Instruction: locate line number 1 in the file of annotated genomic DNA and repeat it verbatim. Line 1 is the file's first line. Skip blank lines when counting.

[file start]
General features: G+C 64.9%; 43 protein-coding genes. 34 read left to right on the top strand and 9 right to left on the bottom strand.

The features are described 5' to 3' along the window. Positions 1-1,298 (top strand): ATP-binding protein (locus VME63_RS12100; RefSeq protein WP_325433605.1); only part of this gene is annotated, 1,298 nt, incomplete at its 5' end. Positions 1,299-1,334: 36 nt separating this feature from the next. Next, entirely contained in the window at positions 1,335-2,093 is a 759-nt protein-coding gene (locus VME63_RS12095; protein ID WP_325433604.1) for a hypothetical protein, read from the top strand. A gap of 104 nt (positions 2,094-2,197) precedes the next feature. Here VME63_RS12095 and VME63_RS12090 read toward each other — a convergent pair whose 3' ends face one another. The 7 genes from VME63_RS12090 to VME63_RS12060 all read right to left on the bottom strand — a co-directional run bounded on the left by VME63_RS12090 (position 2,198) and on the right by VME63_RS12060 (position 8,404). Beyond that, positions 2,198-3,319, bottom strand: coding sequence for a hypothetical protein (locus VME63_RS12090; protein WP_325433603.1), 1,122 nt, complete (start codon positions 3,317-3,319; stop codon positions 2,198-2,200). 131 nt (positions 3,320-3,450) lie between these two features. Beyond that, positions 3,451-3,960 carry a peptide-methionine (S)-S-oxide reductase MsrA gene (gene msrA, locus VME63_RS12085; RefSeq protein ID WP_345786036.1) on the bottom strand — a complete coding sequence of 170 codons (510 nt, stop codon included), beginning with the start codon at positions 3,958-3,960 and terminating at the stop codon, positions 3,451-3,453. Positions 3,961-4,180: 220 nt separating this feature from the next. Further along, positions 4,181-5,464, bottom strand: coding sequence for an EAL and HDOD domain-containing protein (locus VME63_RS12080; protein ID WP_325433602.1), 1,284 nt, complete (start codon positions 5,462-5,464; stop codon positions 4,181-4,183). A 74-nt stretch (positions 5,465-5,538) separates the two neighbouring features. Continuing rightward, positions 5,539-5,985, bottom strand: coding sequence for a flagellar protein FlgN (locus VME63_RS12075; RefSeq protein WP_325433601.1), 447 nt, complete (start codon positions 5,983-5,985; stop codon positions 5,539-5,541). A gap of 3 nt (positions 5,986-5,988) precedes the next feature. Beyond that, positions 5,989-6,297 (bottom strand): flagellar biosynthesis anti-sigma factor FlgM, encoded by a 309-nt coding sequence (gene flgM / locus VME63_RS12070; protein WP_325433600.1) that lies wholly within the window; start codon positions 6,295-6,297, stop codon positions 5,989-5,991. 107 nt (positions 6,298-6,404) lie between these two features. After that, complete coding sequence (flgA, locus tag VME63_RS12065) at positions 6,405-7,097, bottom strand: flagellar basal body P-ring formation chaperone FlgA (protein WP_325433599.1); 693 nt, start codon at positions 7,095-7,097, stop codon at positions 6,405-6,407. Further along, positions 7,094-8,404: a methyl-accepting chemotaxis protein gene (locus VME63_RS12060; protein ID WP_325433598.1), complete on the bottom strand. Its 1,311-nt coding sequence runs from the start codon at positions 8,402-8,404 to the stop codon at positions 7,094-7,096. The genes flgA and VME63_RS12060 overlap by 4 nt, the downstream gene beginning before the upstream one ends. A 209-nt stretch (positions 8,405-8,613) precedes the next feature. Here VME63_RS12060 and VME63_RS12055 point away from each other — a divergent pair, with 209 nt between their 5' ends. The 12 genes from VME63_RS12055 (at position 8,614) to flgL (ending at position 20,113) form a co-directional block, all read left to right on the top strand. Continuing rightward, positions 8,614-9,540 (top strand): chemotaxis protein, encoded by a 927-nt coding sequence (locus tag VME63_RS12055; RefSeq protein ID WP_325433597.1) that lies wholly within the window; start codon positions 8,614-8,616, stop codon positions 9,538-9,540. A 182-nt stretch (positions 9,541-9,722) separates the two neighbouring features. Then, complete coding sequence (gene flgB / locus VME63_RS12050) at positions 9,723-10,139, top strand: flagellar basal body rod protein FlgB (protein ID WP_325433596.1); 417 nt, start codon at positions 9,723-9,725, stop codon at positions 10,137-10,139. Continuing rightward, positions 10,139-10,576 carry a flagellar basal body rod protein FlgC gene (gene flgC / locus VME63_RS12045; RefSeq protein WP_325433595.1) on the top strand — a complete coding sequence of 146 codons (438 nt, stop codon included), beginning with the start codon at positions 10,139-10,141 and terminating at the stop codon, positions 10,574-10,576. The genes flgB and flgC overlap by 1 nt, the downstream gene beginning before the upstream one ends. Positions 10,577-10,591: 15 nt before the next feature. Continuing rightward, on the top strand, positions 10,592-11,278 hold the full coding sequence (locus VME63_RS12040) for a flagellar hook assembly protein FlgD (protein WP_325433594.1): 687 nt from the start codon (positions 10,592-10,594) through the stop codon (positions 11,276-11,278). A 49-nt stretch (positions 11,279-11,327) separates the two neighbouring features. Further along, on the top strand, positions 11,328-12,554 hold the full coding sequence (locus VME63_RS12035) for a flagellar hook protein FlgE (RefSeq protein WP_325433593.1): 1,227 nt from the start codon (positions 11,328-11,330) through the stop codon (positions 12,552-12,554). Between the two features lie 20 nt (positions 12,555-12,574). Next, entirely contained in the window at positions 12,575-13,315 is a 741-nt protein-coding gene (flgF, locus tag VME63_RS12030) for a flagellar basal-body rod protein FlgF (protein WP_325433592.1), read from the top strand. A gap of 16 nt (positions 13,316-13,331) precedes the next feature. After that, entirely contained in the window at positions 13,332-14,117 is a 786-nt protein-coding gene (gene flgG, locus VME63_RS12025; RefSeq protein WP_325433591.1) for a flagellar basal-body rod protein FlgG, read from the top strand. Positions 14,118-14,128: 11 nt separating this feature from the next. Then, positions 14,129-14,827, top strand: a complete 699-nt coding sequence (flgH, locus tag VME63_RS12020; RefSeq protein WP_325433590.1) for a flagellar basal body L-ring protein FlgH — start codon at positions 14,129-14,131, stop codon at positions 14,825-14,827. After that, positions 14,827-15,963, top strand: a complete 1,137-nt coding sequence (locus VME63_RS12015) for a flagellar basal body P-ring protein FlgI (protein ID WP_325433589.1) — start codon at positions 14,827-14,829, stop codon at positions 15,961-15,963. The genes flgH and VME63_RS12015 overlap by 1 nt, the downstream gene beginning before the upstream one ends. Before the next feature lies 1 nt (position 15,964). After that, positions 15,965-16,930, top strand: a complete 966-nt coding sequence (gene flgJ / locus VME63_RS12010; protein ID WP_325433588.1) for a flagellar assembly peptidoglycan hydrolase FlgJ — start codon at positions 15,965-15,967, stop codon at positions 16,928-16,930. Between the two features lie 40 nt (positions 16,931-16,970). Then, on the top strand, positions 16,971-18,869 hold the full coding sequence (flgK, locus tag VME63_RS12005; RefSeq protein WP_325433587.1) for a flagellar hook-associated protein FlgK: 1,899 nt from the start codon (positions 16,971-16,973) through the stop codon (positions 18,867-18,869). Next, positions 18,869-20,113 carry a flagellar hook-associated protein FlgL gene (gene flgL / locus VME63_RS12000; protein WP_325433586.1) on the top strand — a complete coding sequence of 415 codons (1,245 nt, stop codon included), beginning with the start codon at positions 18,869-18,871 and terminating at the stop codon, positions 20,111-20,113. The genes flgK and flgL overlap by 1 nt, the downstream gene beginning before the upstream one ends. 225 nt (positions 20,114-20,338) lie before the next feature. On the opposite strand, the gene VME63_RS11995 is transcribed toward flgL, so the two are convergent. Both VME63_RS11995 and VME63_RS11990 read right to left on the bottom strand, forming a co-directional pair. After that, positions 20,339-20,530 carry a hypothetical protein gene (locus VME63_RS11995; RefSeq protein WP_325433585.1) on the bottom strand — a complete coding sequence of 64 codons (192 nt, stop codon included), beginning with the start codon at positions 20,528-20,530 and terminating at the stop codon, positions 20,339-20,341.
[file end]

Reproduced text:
General features: G+C 64.9%; 43 protein-coding genes. 34 read left to right on the top strand and 9 right to left on the bottom strand.